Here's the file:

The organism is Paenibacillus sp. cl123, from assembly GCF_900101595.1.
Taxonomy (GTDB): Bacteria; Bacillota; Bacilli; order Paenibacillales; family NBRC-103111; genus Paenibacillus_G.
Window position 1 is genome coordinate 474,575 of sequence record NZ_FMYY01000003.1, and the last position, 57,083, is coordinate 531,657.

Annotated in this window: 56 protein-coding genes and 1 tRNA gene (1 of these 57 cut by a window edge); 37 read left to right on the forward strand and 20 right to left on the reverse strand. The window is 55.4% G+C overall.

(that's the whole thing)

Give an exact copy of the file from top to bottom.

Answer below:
The organism is Paenibacillus sp. cl123, from assembly GCF_900101595.1.
Taxonomy (GTDB): Bacteria; Bacillota; Bacilli; order Paenibacillales; family NBRC-103111; genus Paenibacillus_G.
Window position 1 is genome coordinate 474,575 of sequence record NZ_FMYY01000003.1, and the last position, 57,083, is coordinate 531,657.

Annotated in this window: 56 protein-coding genes and 1 tRNA gene (1 of these 57 cut by a window edge); 37 read left to right on the forward strand and 20 right to left on the reverse strand. The window is 55.4% G+C overall.